Companies: Legal & General Group Plc
Belvoir’s H1 results evidence both strategic progress and profits growth. Given the challenges presented by COVID-19, this bodes very well for the group’s long-term growth potential. H1 adj. EPS grew +16%, the acquisition of Lovelle contributed well and in July the group entered into a strategic alliance with The Nottingham Building Society. Cash flow remained strong and the progressive dividend policy has been reinstated, with a 3.4p interim declared plus an additional 2p, as partial compensation for the missed 2019 final. With the resilience of lettings and the current record activity levels in sales and new mortgages the Board is optimistic that full-year results will hit its pre-COVID expectations and we make no changes to our PBT/EPS forecasts. Our target price of 233p (48% upside) assumes a 10% discount to the small/mid cap market. Given the above average performance in H1 and continued evidence that the long-term growth strategy is yielding value we see good upside to this target over time.
Companies: Belvoir Group Plc
JPMorgan Global Growth & Income (JGGI) aims to provide superior total returns and outperform its benchmark over the long term by investing in a portfolio of 50–90 companies from around the world. It has achieved this objective, delivering outright gains and outperforming its benchmark since the inception of its current strategy in 2008. JGGI makes quarterly distributions set at the beginning of the financial year, with the intention of paying at least 4% of NAV at the time of announcement. Dividend payments can be funded from reserves, which means the managers are not constrained by the need to purchase high-yielding stocks but are instead free to invest in non-dividend paying stocks for capital growth. The managers believe this gives investors ‘the best of both worlds’.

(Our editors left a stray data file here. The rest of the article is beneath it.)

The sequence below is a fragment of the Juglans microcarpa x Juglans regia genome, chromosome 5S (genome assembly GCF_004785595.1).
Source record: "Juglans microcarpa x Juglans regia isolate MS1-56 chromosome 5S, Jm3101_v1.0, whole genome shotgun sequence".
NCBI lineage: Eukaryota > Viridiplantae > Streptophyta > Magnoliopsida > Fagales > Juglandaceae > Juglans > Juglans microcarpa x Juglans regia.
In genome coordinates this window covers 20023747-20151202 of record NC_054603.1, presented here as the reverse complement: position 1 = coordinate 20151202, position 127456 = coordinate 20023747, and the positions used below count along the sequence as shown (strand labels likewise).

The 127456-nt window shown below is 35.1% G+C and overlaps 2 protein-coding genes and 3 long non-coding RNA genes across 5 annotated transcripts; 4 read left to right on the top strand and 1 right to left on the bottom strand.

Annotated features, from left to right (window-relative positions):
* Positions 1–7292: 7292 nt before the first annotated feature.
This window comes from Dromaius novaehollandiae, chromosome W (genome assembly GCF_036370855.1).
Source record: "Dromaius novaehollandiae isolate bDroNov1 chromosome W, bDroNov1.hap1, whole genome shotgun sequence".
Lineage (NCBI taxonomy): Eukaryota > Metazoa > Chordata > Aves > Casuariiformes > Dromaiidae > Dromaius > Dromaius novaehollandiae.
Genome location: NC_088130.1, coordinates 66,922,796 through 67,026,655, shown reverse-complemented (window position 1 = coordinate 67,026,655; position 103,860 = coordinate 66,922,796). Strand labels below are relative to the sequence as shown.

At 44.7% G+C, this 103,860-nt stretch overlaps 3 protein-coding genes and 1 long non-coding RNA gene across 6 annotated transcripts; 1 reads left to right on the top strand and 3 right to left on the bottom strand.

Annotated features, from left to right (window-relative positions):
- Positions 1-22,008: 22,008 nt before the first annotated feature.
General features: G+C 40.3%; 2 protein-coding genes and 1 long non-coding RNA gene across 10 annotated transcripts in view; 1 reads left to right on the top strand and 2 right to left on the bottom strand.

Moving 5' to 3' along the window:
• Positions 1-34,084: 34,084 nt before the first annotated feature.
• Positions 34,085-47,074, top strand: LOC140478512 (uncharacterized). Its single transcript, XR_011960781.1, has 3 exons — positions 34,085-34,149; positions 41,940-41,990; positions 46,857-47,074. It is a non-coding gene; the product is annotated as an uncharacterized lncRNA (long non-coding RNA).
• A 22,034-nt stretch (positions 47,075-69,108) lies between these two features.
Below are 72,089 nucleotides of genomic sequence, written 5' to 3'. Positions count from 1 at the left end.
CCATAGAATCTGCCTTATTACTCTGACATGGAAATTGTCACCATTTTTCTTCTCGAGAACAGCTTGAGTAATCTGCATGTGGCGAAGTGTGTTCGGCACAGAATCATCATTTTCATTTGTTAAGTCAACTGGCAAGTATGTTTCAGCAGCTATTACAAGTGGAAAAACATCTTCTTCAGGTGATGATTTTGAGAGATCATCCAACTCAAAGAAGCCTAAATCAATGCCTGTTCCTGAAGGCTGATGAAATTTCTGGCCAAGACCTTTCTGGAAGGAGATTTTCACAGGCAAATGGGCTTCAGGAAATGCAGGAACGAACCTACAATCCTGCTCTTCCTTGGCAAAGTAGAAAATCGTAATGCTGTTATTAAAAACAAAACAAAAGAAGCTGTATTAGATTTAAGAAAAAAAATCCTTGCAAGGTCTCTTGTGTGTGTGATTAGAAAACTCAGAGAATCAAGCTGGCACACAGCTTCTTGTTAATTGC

Companies: Jpmorgan Global Gwth & Inc Plc
City of London has announced its full-year results for FY’20. As previously indicated, over a volatile year, FUM grew to $5.51bn. This led to a 4% increase in fee income to £33.3m. With cost control excellent, as usual, this led to a 9% increase in operating profits to £11.6m. Earnings were impacted by exceptional costs for the Karpus transaction and losses on the seed investments in the new REIT strategies, and fell 19% to £7.37m. The final dividend was increased from 18p to 20p, giving 30p for the full year. This leaves cover ahead of the target cover over a rolling five-year period of 1.2x.
Companies: City of London Investment Group Plc
In line interim results to 30 June 2020 show the strength of this business amid a difficult environment. This is the first step in what should be an exciting growth trajectory toward a larger, scaled up business with high recurring revenues and ownership of the full supply chain in the personal injury and clinical negligence market for clients requiring long-term, risk-adjusted returns. We reiterate our TP of 50p, noting further upside potential as acquisitions are completed.
Companies: Frenkel Topping Group Plc
There have been few structural shifts in the property sector as profound as the one currently taking place in retail. Consumer spending patterns have drastically changed over the past five years, with online sales now accounting for 19.7% of all retail spend in the UK (August 2019, source: ONS), compared to 11.5% in August 2014. When you look at fashion retailing specifically, online sales accounted for 26.8% of consumer spend on clothing in 2018 (source: Mintel).
Companies: CAPC CAL HMSO INTU NRR SHB